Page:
Blood Transfusion Complications And Alternatives
Is it really safe to have a blood transfusion nowadays? And what realistic alternatives are available. We take alook at the latest in bloodless medicine.
No blood !
If you think that statement is solely linked with Jehovah’s Witnesses, then you are well behind the times. Today, there is an ever increasing groundswell of disdain for blood transfusions and the dangers associated with them. More and more people, from all walks and life, are actively seeking safer medical treatment. Worldwide there are more than 90,000 doctors who specialise in non-blood treatment. The tragedy of AIDS has made the public aware that the blood supply can never be completely safe. In fact, a recent poll in Canada showed that 89 % of people there would prefer an alternative to donated blood.
The question, then, is what – if any – realistic alternatives are there to blood transfusions?
The truth of the matter is that – largely due to the stand of Jehovah’s Witnesses – bloodless medicine and surgery has reached an advanced level of development and is the preferred treatment of many informed people. The reasons for this are not hard to see:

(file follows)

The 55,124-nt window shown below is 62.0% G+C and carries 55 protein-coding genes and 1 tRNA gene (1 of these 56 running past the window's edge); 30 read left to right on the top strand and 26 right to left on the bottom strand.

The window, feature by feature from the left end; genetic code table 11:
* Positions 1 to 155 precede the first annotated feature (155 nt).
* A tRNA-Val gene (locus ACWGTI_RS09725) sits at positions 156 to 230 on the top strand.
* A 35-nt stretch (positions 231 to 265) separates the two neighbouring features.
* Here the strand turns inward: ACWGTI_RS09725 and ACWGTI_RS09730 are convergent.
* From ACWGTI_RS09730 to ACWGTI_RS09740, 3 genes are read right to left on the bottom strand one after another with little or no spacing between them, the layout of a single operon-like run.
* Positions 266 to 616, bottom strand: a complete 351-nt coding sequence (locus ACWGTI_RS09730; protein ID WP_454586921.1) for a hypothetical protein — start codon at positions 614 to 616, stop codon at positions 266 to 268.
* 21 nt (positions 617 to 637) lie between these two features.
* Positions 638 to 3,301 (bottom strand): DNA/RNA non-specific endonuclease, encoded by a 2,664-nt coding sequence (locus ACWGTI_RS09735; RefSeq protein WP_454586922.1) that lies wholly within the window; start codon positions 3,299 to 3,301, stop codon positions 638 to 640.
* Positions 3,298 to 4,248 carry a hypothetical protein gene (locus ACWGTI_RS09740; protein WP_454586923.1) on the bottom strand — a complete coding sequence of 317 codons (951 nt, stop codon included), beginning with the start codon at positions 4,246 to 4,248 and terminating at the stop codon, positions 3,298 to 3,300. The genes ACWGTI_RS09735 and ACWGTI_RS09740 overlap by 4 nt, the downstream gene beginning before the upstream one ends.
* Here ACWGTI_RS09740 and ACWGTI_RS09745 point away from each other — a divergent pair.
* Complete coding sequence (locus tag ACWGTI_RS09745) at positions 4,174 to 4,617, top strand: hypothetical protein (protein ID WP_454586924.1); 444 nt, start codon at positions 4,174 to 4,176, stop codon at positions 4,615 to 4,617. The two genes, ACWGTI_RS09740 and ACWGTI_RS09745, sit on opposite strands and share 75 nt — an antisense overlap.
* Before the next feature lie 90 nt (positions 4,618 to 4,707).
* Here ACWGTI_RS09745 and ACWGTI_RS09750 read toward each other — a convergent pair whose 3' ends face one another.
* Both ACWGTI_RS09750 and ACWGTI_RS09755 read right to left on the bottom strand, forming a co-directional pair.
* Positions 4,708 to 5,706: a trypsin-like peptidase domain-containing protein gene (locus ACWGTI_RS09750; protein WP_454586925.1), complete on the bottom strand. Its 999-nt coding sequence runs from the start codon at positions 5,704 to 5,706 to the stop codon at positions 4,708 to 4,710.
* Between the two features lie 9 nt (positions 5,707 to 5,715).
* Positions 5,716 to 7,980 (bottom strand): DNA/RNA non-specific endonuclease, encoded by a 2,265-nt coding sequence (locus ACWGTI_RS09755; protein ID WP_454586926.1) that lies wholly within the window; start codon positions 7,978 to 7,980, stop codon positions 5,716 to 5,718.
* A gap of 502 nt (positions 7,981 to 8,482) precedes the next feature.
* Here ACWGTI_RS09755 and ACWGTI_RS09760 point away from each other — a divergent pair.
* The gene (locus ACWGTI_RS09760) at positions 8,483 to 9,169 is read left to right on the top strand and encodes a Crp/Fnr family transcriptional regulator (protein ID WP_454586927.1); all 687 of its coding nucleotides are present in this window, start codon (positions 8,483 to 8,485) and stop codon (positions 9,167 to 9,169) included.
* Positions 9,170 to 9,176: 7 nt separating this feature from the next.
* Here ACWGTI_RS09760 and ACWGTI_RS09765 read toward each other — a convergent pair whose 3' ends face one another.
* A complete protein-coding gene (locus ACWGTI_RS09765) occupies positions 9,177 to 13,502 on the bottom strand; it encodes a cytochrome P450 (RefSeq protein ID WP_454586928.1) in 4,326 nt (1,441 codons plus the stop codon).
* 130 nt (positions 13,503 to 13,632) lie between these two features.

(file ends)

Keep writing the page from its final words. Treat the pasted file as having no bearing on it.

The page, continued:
(1) Post-operative infections and complications are avoided
(2) Blood type matching complications are avoided
(3) There is a 25% cost saving with bloodless surgery
(4) Recovery time increases by up to 50%
What, then, are the alternatives to blood transfusions? The following procedures have been safely performed on thousands of patients:
(1) Fluids: Ringer’s lactate solution, dextran, hydroxyethel starch and others are used to maintain blood volume, preventing hypovolemic shock. Some fluids now being tested can transport oxygen.
(2) Drugs: Genetically engineered proteins can stimulate the production of red blood cells, blood platelets and various white blood cells. Other medications greatly reduce blood loss during surgery or help to reduce actual bleeding.
(3) Biological Hemostats: Collagen and cellulose woven pads are used to stop bleeding by direct application. Fibrin glues and sealants can plug puncture wounds or cover large areas of bleeding tissue.
(4) Blood Salvage: Salvaging machines recover blood that is lost during surgery or trauma. The blood is cleansed and can be returned to the patient in a closed circuit.
(5) Surgical Techniques: Thorough operative planning, including consultation with experienced clinicians, helps the surgical team to avoid complications. Prompt action to stop bleeding is essential.
(6) Surgical Tools: Some devices cut and seal blood vessels simultaneously. Other devices can seal bleeding on large areas of tissue. Laparoscopic and minimally invasive instruments allow surgeries to be performed without the blood loss associated with large incisions.